Several House Democrats introduced legislation late Tuesday that would extend the Terrorism Risk Insurance Act.[@@]
The legislation would extend TRIA by two years, to Dec. 31, 2007. It includes a provision broadening the bill to include support for the group life insurance industry.
The legislation as passed in 2002 included a provision giving the Treasury Department authority to broaden the bill by giving support to the group life industry. The department declined that option, however, even though the group life industry presented evidence that reinsurance for these carriers had dried up in the wake of the Sept. 11th, 2001 attack.
Insurance trade groups lauded introduction of the measure as a positive sign that Congress is interested in extending the bill, an industry priority.
But privately, insurance industry officials were less sanguine. They were hopeful that the Democrats would wait to introduce a bipartisan bill that headlined Rep. Mike Oxley, R-Ohio, chairman of the Financial Services Committee. Also, the industry is concerned because the bill would raise the retention rate–the threshold level for government contributions to losses suffered by an insurer in a domestic terrorism attack–from the current 15% to 20% in the second year.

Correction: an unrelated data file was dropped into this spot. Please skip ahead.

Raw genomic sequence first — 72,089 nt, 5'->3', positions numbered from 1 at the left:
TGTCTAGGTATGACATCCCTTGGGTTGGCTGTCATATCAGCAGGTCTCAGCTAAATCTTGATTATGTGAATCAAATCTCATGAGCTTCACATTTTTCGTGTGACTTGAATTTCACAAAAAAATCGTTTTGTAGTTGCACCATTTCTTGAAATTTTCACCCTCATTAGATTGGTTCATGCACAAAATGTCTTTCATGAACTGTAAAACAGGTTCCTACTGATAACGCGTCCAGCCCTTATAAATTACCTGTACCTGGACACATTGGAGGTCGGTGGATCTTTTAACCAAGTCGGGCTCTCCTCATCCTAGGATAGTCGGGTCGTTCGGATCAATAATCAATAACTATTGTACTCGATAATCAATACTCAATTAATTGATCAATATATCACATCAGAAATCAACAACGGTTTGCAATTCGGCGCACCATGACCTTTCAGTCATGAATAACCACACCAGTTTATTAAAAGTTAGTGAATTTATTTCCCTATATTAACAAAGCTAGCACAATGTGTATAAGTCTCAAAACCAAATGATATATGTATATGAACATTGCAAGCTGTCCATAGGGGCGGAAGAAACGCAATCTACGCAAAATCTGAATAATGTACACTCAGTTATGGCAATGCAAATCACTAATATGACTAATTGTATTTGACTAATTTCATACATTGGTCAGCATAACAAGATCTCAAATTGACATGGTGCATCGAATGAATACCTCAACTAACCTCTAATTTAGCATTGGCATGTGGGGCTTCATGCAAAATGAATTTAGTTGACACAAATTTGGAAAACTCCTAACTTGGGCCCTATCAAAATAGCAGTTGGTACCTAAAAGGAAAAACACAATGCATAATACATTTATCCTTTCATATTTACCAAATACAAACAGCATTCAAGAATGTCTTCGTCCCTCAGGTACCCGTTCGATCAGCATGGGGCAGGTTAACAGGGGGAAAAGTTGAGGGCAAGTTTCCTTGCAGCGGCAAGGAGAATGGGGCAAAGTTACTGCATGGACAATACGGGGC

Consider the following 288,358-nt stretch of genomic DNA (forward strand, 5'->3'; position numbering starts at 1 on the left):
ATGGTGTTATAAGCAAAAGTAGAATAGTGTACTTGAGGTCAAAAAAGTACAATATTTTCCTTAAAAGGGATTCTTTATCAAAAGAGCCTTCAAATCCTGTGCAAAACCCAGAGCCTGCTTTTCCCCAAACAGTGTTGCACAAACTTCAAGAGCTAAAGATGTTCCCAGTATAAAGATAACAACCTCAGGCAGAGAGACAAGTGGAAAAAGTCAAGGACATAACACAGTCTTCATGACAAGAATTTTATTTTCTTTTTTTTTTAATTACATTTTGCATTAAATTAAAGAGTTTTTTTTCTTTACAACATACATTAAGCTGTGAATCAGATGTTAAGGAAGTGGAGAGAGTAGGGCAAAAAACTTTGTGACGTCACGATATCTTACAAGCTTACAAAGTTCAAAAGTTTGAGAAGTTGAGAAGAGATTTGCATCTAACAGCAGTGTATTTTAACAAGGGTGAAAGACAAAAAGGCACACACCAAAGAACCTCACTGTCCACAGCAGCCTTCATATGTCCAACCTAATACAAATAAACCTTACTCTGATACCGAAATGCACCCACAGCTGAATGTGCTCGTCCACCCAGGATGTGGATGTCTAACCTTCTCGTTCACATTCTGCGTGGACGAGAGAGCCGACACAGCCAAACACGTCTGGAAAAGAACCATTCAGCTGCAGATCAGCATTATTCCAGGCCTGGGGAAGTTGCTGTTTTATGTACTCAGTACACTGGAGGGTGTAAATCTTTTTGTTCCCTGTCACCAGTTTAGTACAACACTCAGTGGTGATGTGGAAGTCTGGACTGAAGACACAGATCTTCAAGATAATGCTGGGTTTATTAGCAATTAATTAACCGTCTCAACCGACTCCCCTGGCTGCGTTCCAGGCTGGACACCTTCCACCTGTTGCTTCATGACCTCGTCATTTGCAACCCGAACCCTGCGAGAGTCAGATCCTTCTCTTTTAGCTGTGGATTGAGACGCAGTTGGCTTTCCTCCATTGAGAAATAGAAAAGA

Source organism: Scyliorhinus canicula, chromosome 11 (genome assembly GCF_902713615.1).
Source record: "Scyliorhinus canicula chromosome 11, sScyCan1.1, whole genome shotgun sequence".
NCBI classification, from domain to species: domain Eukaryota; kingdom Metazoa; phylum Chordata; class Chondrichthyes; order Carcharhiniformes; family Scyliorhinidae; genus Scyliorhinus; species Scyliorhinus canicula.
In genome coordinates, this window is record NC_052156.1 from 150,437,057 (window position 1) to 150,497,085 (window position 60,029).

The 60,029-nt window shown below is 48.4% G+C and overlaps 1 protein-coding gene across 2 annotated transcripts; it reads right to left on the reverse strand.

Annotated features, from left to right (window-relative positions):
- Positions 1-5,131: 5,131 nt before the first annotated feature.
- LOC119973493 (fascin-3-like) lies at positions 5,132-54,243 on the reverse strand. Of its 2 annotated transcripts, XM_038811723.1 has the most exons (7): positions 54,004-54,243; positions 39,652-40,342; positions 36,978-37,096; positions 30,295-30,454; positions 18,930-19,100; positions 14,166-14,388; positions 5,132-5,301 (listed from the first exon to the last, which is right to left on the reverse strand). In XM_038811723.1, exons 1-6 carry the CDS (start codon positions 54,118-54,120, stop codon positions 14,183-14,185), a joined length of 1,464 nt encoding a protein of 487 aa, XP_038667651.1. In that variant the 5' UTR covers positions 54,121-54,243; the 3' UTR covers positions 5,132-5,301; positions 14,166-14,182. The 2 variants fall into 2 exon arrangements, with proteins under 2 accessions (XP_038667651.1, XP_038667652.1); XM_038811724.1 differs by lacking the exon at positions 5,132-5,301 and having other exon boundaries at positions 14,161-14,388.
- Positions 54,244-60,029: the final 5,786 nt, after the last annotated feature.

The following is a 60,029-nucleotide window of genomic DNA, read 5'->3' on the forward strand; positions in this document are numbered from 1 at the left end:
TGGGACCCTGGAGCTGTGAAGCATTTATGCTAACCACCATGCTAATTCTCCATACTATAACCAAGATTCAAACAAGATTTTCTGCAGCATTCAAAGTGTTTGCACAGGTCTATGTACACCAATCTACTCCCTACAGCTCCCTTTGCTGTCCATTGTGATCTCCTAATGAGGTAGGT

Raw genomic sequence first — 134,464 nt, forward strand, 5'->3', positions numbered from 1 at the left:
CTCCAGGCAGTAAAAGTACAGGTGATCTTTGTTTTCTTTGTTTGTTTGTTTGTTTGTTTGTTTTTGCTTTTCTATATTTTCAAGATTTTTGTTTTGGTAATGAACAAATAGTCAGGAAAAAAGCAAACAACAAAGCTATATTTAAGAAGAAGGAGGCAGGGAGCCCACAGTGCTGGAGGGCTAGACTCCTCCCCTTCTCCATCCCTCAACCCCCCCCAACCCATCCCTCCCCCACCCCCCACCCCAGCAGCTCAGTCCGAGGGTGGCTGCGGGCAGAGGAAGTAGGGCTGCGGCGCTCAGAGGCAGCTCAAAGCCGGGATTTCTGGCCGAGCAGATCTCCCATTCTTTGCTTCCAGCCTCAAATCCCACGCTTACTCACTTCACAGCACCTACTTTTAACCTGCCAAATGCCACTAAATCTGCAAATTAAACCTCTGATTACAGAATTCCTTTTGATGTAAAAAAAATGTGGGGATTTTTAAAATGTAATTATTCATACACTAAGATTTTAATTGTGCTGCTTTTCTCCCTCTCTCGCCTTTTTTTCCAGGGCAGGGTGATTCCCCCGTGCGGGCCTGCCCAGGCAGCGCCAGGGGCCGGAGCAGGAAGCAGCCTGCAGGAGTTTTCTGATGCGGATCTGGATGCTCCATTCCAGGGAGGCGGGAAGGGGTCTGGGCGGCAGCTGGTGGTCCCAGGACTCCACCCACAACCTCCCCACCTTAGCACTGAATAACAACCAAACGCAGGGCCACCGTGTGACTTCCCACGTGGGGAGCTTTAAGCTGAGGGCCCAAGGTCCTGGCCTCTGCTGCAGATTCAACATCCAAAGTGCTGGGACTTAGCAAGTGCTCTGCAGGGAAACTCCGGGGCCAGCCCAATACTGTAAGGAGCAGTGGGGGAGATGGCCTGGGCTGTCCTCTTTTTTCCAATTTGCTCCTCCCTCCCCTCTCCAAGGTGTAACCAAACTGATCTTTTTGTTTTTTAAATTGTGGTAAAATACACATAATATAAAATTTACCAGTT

“The industry wants bipartisan agreement,” said one industry lobbyist who asked not to be named but whose views reflect most of the trade groups’ and companies’ view of the proposal. “We also don’t like the current [TRIA bill] and believe the current retention levels are too high already.”
The industry is also concerned that the Bush administration declined to signal its views on extension when a Treasury Department official spoke on the issue at a conference last week in Washington, D.C. sponsored by the Networks’ Financial Institute, Terre Haute, Ind.